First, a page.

He was appointed maréchal de camp in 1791; He was appointed Governor of the west province of Saint-Domingue (now Haiti) the following year, and twice governor-general. He was eventually a brigadier general.
In lighter moments he wrote a successful comedy in verse, in three acts, L' oncle et les tantes ("Uncle and aunts"), which was reprinted in 1786. Previously he had supplied the libretti for at least two one-act operas for which the music was composed by François-Joseph Gossec. One, Le périgourdin ("The man from Périgord") was an intermède, a between-acts intermezzo that was presented at the private theatre of the prince de Conti at the Château de Chantilly, 7 June 1761. His one-act pastoral comedy Les Pêcheurs, ("The Fishermen") was presented to a Parisian public at the Comédie-italienne, 23 April 1766 and repeated 7 July. His translation of an English novel Histoire de Lucy Wellers, by "Miss Smythies of Colchester" was printed at The Hague in 1766.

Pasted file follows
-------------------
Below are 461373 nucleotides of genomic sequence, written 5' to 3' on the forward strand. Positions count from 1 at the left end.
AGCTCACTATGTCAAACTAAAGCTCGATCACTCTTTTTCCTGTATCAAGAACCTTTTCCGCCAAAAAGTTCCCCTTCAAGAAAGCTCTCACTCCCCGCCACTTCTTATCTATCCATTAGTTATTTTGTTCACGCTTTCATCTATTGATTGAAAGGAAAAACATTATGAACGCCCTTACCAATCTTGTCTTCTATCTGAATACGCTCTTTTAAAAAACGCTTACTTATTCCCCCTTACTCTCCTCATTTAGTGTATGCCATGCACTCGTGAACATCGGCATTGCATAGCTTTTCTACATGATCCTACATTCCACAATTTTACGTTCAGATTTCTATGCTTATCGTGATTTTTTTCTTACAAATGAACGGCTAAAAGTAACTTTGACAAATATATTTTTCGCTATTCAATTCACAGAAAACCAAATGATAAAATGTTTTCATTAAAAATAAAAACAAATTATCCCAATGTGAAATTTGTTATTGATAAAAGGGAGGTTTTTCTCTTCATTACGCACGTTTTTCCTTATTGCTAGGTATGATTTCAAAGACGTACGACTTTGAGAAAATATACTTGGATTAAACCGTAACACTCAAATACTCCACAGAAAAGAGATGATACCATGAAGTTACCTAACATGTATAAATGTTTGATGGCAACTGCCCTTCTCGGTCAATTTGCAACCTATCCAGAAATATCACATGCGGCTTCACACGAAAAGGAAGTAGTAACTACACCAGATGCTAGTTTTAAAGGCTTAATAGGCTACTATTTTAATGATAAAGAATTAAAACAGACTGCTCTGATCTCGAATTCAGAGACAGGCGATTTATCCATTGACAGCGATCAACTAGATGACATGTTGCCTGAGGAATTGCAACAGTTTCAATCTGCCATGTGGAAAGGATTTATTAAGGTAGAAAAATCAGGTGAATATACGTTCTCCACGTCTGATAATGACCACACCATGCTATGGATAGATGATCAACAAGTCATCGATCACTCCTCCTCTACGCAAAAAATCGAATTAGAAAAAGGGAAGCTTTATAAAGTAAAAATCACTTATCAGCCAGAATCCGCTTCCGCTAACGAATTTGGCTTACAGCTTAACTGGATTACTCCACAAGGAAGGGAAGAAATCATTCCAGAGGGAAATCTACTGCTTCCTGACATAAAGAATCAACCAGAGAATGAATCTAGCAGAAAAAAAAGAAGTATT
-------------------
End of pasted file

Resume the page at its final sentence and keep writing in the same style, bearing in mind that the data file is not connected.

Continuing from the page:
The marquis de La Salle was a member of two Masonic lodges in Paris, that of St-Jean d’Ecosse du Contrat Social, then that of Les Neuf Sœurs (1778-1785), where he succeeded Benjamin Franklin as vénérable in 1781.
A Mémoire justificatif pour le marquis de la Salle was printed in 1789.
The Château de Piédefer, Viry-Chatillon, Essonne, near the Seine south of Paris, traditionally attributed to Charles Perrault, is known for its late-seventeenth-century vaulted nymphaeum or grotto encrusted with rock and shellwork in compartments, and an orangery, both listed as Monuments historiques since 1983. The seventeenth-century architecture of the château was modified in the eighteenth century; a parterre survives, with a water jet in a fountain, in the nineteenth-century wooded landscape park.